What is changing for Italy with the Stability Pact reform?

The Stability and Growth Pact, which was suspended for three years after the pandemic, will be officially reinstated in 2024. But it may have a new look: after months of deliberation, the European Commission has presented its proposal to reform the rules governing public spending. Member States. Rules that have been accused for years, especially by Italy, of being a longitudinal loop that hinders growth and employment. But for supposedly frugal countries from Germany to the Netherlands, these rules are seen as a guarantee of account stability, especially in countries with high public debt and seen as “cicadas” when things go wrong. They are knocking on the doors of ‘ants’ to ask taxpayers for money. Whatever the positions in the EU, the reality is that with the crises that erupted before Covid, most economists decided that the Pact did not work as designed. And Brussels is trying to change that. However, with a proposal that may not resolve divisions within the block.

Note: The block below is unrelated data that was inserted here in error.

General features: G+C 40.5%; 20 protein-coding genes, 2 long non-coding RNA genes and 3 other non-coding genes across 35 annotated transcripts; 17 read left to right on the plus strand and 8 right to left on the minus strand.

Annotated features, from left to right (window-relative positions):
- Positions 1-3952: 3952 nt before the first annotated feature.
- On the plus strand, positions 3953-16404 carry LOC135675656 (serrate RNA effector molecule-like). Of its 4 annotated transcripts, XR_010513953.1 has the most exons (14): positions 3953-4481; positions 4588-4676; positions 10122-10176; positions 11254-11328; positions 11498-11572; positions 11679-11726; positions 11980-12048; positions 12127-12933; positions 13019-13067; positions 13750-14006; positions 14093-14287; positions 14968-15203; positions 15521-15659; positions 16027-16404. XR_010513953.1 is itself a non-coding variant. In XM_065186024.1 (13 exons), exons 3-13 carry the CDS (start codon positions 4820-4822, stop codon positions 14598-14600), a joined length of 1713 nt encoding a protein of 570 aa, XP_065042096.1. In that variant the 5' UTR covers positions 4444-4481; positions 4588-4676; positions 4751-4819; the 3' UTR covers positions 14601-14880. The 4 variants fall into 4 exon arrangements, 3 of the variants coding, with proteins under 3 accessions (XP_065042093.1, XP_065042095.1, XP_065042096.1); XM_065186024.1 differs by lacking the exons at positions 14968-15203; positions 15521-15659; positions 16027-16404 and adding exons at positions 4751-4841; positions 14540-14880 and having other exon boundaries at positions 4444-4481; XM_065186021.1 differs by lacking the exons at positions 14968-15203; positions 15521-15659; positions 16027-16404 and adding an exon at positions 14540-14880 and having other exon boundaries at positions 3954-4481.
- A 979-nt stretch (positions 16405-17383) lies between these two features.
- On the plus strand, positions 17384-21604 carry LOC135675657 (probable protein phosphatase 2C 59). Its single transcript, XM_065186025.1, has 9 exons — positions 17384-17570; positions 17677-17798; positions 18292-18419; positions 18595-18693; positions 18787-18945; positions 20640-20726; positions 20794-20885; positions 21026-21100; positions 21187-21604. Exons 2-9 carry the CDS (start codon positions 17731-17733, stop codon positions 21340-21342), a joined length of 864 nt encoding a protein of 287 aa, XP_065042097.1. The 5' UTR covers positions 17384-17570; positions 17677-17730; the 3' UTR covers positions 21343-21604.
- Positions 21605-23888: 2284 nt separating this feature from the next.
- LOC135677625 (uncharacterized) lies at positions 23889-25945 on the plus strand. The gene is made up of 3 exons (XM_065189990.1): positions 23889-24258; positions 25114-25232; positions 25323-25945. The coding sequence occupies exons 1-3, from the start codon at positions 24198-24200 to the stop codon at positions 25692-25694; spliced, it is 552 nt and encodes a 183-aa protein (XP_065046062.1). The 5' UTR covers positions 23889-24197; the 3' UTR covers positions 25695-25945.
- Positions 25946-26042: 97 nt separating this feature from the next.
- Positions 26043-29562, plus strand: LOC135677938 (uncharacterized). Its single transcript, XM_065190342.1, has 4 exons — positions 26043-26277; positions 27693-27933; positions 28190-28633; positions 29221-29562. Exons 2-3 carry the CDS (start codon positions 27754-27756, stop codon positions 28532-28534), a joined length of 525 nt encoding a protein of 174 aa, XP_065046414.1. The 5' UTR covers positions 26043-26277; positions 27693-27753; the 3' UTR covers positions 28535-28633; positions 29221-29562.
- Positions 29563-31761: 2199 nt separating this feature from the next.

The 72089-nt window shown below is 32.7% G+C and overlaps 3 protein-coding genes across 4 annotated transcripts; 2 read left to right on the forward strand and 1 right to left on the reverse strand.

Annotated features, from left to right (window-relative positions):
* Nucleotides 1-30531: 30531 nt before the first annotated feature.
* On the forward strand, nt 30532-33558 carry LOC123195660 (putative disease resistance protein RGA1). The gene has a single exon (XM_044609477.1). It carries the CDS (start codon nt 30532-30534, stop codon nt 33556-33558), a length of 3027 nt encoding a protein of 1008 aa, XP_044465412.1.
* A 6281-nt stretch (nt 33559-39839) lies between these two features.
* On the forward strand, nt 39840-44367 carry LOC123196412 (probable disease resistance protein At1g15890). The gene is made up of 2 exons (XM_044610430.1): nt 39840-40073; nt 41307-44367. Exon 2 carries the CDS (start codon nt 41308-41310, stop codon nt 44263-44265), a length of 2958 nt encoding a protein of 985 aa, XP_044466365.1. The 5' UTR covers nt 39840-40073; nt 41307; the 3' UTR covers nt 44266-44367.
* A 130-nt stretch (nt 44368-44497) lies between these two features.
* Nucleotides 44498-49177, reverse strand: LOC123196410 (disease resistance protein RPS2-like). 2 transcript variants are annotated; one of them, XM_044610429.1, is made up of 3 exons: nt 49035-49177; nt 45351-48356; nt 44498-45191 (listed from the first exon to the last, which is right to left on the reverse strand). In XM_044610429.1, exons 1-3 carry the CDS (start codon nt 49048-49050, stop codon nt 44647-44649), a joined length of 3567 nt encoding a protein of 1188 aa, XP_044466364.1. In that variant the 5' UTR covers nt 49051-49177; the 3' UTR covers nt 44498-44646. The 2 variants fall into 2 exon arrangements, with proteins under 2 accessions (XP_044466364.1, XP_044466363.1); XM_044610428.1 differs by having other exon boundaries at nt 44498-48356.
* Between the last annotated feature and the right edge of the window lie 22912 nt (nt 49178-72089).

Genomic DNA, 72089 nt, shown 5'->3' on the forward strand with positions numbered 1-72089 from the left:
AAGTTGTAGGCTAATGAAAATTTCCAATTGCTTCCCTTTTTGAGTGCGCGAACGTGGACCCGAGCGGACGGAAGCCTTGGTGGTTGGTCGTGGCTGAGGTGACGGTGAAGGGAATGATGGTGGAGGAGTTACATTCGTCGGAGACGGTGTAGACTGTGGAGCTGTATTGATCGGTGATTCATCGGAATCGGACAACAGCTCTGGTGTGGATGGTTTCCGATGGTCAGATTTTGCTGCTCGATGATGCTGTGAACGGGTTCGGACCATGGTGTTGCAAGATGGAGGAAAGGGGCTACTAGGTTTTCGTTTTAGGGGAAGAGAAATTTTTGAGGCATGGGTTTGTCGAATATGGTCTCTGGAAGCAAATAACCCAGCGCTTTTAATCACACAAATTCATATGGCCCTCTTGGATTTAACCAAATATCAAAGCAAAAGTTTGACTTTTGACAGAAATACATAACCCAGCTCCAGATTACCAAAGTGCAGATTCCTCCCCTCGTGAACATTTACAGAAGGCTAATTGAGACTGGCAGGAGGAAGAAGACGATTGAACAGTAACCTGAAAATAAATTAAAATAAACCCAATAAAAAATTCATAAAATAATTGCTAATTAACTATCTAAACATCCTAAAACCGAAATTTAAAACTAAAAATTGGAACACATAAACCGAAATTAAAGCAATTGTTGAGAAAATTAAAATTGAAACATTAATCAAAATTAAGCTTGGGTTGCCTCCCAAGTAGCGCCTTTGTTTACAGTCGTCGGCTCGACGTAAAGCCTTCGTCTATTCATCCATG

current rules

The current version of the Stability Pact requires Member States to maintain annual deficit expenditures (higher than tax revenues) at 3% of gross domestic product (GDP) and public debt at 60% of GDP. The biggest criticism of the Pact was above all about the second parameter: Countries that exceed the 60% threshold must commit to a debt reduction process that envisages a 5% annual cut. This path was considered unrealistic for countries with public debt more than twice the benchmark (134%), such as Italy. Unless you want to get your hands on a long season of public spending cuts, tears and blood reforms like those that brought Greece to the brink of bankruptcy.